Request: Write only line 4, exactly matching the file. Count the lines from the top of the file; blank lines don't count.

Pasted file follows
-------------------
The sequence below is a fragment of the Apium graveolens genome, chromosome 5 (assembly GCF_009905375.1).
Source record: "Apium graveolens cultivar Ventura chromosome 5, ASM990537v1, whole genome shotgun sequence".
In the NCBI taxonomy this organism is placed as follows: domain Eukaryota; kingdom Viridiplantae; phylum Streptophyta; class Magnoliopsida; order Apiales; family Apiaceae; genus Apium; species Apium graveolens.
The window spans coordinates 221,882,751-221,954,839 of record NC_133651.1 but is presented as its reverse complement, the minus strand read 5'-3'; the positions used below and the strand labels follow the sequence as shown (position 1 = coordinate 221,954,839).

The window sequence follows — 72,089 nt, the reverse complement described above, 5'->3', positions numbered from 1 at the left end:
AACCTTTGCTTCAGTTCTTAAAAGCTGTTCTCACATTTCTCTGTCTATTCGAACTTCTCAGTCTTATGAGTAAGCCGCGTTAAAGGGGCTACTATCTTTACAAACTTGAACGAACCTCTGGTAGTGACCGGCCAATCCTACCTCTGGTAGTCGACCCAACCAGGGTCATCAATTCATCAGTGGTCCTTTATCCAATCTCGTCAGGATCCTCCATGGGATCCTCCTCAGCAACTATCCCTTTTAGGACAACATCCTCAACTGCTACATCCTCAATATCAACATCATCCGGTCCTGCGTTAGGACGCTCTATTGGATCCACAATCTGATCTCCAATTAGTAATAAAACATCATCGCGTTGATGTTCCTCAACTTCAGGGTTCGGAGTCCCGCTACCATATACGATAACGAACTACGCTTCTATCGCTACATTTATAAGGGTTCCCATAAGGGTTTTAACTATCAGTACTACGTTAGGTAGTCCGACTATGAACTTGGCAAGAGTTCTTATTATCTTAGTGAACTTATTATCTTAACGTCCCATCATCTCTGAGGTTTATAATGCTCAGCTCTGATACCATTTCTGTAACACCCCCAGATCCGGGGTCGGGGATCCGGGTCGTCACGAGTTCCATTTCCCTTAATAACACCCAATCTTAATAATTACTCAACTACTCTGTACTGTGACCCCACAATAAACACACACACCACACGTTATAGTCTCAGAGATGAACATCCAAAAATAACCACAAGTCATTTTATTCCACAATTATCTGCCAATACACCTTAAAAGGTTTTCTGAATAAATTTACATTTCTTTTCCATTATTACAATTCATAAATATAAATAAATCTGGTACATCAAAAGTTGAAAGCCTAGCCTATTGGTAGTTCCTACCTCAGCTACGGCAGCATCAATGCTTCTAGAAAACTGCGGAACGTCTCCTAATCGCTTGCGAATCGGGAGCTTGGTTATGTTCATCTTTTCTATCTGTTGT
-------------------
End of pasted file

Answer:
The window spans coordinates 221,882,751-221,954,839 of record NC_133651.1 but is presented as its reverse complement, the minus strand read 5'-3'; the positions used below and the strand labels follow the sequence as shown (position 1 = coordinate 221,954,839).